The Wrong Place
The story is also quite wonderful. It follows Gary, an awkward guy trying to host a fun party. Everyone is bored. It turns out they only attended to encounter Robbie - a dear friend and polar opposite of Gary. Robbie mesmerizes men and women alike with his magical charisma. Gary's party quickly dies once people realize Robbie is a no show. He mostly can be found at Disco Harem - an exciting nightclub where anything can happen.
Lulu is at Disco Harem that night, failing at social interaction. Robbie emerges from a plant, kisses her by mistake, and then takes her on a night she'll never forget, traveling all the secret floors of the nightclub.
Gary eventually makes it to the club himself, and even when Robbie tries to include him in the fun, it just doesn't work. He stays a washed-out pale gray in stark contrast to the colorful crowds.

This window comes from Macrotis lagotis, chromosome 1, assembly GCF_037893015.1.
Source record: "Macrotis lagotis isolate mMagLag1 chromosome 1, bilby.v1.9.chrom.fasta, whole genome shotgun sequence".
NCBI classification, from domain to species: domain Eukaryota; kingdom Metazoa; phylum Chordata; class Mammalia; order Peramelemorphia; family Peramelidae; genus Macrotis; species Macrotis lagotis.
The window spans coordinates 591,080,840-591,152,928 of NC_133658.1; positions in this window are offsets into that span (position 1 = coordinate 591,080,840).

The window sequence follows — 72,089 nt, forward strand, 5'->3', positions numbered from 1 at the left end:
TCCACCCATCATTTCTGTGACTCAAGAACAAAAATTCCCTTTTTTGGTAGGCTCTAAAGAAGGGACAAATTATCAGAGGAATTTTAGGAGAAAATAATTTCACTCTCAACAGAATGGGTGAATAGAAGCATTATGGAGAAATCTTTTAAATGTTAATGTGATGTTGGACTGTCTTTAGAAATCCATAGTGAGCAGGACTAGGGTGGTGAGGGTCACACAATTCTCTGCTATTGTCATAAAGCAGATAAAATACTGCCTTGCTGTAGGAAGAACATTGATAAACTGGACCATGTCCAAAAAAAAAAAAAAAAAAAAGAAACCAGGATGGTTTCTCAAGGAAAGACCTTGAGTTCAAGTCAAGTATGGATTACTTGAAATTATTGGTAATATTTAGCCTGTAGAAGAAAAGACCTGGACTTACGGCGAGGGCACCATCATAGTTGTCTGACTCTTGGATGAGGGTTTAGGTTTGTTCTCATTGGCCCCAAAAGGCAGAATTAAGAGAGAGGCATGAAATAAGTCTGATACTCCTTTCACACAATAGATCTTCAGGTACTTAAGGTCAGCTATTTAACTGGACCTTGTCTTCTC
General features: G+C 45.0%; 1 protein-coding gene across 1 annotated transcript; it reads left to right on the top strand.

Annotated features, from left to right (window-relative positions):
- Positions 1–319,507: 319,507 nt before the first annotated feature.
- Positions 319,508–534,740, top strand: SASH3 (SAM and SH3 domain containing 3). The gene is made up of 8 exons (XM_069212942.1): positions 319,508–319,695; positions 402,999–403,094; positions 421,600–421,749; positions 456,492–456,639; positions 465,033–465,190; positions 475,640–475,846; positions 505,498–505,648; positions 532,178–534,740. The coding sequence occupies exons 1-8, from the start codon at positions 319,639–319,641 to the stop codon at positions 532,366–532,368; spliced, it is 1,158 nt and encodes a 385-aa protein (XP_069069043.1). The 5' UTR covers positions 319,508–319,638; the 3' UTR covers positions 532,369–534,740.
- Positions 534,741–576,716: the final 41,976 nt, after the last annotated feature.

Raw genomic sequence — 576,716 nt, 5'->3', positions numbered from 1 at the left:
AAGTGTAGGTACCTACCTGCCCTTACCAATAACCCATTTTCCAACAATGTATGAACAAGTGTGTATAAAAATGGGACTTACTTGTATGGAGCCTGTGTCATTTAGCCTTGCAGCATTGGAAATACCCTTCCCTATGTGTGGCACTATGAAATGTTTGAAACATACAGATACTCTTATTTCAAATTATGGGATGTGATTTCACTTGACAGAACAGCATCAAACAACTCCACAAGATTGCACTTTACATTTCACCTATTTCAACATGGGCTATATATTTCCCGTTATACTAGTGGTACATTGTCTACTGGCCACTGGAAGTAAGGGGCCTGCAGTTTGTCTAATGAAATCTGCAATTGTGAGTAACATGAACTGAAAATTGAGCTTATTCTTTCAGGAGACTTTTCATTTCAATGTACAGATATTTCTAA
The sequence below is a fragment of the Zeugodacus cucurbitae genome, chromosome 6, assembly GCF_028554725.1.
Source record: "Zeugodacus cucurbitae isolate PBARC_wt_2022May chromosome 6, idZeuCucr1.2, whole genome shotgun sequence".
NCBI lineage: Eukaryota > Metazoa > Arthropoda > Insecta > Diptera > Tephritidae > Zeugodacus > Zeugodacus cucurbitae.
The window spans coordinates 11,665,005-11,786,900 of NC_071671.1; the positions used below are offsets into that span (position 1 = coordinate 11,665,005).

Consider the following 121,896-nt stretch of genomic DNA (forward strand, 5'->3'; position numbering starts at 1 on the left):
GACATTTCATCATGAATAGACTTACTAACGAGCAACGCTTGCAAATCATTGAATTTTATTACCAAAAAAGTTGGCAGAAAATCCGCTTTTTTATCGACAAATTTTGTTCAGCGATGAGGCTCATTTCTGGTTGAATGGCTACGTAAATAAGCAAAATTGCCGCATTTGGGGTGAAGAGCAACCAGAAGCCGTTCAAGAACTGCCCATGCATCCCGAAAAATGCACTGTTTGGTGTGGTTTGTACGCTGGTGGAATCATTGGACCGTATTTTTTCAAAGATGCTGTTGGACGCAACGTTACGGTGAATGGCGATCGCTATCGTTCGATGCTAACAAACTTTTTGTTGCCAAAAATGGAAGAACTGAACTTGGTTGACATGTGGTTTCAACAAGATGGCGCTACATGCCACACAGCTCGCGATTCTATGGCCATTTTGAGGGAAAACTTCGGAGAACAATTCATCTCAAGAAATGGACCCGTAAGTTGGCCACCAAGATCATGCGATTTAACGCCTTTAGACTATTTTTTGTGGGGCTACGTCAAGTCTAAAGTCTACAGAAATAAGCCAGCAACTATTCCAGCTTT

The way Evens handles dark busy scenes with large crowds is inspiring. You can look through foreground layers to the background landscapes. Furniture, walls and people are unfinished yet make visual sense. He moves from minimalism to chaotic maximums easily, depicting the same characters slightly differently from scene to scene - but they are identifiable. The words they speak match the coloration as their bodies, creating order but allowing atmospheric confusion as they overlap with other speakers words. I'm not even sure he does pencil drawings as preliminary sketches - the color looks so pure on the page. Even at their loosest, the paintings give off the sense of being highly controlled, laid down by a confident hand. I marvel at the sureness that comes from hours and hours and hours of practice, and use this book as inspiration to keep painting, keep practicing.